Move over abstinence. It’s time for mindfulness. Two promising binge-drinking interventions aim to make students more aware of how much they are drinking. The University of Pittsburgh piloted PantherTRAC, a Pennsylvania Liquor Control Board-funded text message intervention system that uses positive reinforcement to discourage binge drinking. In a 2014 study, an SMS program was used to send drinking-related queries every Thursday and Sunday for six weeks to Pitt students who had received alcohol citations. The texts required a response and depending on how students replied they would receive a tailored reply. For example, students were asked if they planned to drink that weekend. If they answered yes, they were asked if they would commit to a drinking-limit goal. If they responded no, they would receive a response to “Be Safe.” At the end of the weekend they received another text asking how much alcohol they actually consumed. Over the six weeks of the study the frequency of  reported weekend binge drinking decreased among the participants by about 90%. The study also indicated that committing to a drinking-limit goal was associated with less overall alcohol consumption. A similar study conducted by the same University of Pittsburgh researcher among 765 young adults admitted to hospital emergency rooms with alcohol-related injuries found that participants who received text messages that prompted them to respond to and receive feedback reduced their weekend binge drinking over 12 weeks as compared to those who received only text messages or no message at all. A follow-up of participants indicated that they had not been aware of the extent of their drinking prior to starting the TRAC intervention. For example, one participant said, “I really went into it thinking like, ‘I’m not really going to need this because I don’t drink too much.’” Many recalled that the repetitive nature of the week-to-week drinking assessments helped them develop a habit of paying attention to how much they drank.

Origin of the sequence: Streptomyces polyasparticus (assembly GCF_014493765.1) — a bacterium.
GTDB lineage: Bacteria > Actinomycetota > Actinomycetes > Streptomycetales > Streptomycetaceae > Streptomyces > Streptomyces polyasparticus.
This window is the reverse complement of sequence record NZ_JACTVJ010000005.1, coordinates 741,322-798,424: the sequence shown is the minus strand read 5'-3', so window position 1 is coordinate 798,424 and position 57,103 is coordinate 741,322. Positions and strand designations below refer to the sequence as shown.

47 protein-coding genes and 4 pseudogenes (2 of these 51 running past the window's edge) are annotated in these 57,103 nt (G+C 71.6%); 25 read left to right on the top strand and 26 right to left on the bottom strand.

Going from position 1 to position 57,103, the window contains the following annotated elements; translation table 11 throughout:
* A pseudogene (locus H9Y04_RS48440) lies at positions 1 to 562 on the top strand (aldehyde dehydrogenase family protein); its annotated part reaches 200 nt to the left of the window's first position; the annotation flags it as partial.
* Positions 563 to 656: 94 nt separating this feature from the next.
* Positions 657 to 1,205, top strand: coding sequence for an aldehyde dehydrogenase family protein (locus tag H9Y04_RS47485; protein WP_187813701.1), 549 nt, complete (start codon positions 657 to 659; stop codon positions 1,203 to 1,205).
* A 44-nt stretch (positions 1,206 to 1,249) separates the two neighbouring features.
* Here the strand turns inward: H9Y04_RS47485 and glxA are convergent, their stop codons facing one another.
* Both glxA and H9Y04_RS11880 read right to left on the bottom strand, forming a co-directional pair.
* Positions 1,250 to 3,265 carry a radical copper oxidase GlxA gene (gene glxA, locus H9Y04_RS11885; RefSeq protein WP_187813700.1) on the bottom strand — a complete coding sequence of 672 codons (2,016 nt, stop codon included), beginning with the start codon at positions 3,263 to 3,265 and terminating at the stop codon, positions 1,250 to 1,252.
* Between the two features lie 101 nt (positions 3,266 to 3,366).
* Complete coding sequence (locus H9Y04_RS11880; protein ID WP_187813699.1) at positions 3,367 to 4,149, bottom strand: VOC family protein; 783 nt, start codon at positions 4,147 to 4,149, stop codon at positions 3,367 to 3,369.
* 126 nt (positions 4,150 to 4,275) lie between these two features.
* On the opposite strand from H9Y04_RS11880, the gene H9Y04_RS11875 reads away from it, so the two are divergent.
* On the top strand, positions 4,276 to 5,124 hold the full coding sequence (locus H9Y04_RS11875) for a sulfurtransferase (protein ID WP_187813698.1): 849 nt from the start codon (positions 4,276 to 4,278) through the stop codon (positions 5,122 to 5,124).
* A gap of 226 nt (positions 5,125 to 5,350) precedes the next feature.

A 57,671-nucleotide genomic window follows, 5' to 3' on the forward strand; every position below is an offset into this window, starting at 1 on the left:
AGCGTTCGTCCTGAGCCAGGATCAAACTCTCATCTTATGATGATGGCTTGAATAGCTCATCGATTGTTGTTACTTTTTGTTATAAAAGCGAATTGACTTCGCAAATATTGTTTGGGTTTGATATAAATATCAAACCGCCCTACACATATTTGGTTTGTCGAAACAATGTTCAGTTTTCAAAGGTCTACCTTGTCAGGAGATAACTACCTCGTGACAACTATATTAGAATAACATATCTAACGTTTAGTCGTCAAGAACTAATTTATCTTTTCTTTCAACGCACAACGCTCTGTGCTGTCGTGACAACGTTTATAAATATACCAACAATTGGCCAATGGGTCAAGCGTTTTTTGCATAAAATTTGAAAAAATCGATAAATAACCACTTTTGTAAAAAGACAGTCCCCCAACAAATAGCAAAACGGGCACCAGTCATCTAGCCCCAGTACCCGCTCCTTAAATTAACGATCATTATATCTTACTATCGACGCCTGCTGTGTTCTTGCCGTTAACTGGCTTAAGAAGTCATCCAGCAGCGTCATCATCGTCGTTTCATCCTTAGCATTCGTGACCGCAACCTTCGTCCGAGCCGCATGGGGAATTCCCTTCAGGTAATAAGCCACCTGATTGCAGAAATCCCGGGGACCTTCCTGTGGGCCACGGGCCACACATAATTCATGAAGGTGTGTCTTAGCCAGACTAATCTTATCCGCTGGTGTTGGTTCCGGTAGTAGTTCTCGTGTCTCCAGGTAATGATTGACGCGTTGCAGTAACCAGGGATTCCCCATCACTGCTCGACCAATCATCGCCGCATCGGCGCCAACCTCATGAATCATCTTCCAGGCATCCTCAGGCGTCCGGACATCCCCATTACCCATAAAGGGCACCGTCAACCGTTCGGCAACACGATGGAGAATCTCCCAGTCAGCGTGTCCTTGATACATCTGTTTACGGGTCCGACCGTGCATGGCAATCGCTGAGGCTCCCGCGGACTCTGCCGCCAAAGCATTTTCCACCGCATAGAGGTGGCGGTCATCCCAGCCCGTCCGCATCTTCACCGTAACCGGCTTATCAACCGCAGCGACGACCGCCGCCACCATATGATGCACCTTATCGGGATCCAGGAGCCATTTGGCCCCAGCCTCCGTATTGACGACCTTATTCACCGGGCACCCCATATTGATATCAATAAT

Likewise, a pilot study from researchers at Ohio University suggests that even a brief training in mindfulness can help binge-drinking college students reduce their consumption. A group of binge drinkers listened to guided meditations, learned mindfulness techniques and meditated individually over four weeks in a program designed to improve their awareness of their emotions related to drinking and to improve their response skills in situations in which they are offered a drink. A control group of bingers received no such training. In the four weeks following the training, students in the mindfulness group drank as often as the control group but binged 2.6 fewer times.

From $1 pitchers to “two-fers,” college students are bombarded with invitations to drink up, yet few have mastered the awareness necessary for moderation. Studies indicate students regularly overestimate how much their friends are drinking and underestimate their own intake. Helping young binge drinkers become more mindful of their emotions related to drinking and requiring regular engagement through texting can disrupt their impulse to join the next keg stand. Now, whether or not a bi-weekly text from a collegian’s parents is as helpful has yet to be studied.

It’s not drinking but drinking habits that lead to negative health outcomes. To curb excessive drinking on campus, it’s time to invest in and expand mobile and mindfulness interventions.



American Friends of Tel Aviv University, American Journal of Preventive Medicine, Annals of Emergency Medicine, Journal of Studies on Alcohol and Drugs, Ohio University,, National Institute on Alcohol Abuse and Alcoholism, National Institutes of Health, University of Pittsburgh